MILITARY reservists will be thrown a financial lifeline when they return to their day jobs, the Chancellor has said.
Rishi Sunak has unveiled plans for servicemen and women to be eligible for government grants and furlough schemes.
Army, navy and airforce personnel will now be able to take advantage of the job retention scheme after completing their period of active duty.
The cut-off point for new furlough applications by employers is next month but this will be waived for any reservists who have been on active service.
The government is paying 80 per cent of salaries, capped at £2,500 a month, since furloughing started – but government support will be tapered off before ending in October.
Meanwhile, self-employed military part-timers who haven’t been able to access the scheme as a result of a deployment in 2018-19 will be able to claim for two grants.
Freelancers have so far been allowed to claim for instalments originally worth 80 per cent of average monthly trading profits – up to £2,500 a month – but this will be cut to 70 per cent from August in the second round.
Chancellor of the Exchequer Rishi Sunak MP said: “Reservists embody the best of our nation – in our hours of need, they rise up to the challenge and leave their everyday lives behind to serve our people.
“It is only right that we do everything we can to support them when they return to civilian life during these challenging times.”
A million employers across the country have been helped to furlough almost nine million jobs. The self-employed scheme has seen a total of £7.5 billion paid out to 2.6 million freelancers. The updated guidance will be published this week.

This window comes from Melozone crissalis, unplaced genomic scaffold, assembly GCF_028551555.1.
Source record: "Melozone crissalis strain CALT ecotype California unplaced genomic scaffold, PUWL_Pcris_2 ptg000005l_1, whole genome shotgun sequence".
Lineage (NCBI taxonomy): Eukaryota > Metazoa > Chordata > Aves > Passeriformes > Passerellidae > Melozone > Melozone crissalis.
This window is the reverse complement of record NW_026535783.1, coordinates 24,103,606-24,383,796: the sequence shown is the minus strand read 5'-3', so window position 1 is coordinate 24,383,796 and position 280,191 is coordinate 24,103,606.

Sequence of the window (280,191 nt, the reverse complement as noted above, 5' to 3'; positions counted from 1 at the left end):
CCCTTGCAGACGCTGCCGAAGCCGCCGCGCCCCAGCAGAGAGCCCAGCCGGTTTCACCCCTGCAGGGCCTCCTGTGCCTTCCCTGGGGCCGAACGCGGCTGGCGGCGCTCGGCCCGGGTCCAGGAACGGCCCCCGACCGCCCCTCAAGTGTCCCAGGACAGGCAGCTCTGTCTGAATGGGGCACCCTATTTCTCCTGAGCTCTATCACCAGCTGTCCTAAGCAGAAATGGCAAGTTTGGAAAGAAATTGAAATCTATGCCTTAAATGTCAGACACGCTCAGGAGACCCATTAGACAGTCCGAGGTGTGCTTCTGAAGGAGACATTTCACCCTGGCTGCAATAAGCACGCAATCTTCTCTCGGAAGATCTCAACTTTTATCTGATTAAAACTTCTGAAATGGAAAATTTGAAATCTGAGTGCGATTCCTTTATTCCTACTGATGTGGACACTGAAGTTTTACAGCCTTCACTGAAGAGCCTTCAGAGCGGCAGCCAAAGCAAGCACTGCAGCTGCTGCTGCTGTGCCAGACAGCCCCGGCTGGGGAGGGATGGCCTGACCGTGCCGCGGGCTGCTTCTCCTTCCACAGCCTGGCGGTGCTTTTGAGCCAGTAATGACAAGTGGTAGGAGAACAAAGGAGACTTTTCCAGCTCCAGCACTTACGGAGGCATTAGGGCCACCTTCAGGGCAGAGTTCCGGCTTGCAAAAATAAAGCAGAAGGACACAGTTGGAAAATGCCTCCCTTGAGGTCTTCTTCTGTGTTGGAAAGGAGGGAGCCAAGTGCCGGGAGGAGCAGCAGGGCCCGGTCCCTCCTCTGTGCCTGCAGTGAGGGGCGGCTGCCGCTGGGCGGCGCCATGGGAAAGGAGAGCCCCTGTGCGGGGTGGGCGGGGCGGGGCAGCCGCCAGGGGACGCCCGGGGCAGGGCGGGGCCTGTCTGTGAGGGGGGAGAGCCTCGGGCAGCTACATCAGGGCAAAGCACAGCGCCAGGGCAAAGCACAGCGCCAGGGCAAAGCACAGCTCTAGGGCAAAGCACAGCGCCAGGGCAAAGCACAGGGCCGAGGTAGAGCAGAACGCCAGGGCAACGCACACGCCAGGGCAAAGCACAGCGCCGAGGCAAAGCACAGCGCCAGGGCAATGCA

Speaking to HOAR, Mr Sunak said he was working on plans to support people at risk of losing their jobs as a result of the pandemic.
He said: “I’m spending a lot of time figuring out what is the best way for me to provide support to those people, to help them get back into work as quickly as possible.
“And it’s why we put in place things like the furlough scheme which I’m confident has protected millions of people’s jobs through this crisis and that was very important for me to do.
“There was an unprecedented intervention in scale, we’ve never done anything like it in this country but because of the circumstances, because of the importance that I place on the dignity of work and valuing everyone’s contribution and wanting to protect that, that’s why we did that.
“I know it will have made an enormous difference but, notwithstanding that, there will still be people who have hardship ahead of them and that’s why we’re going to do everything we can to support them.”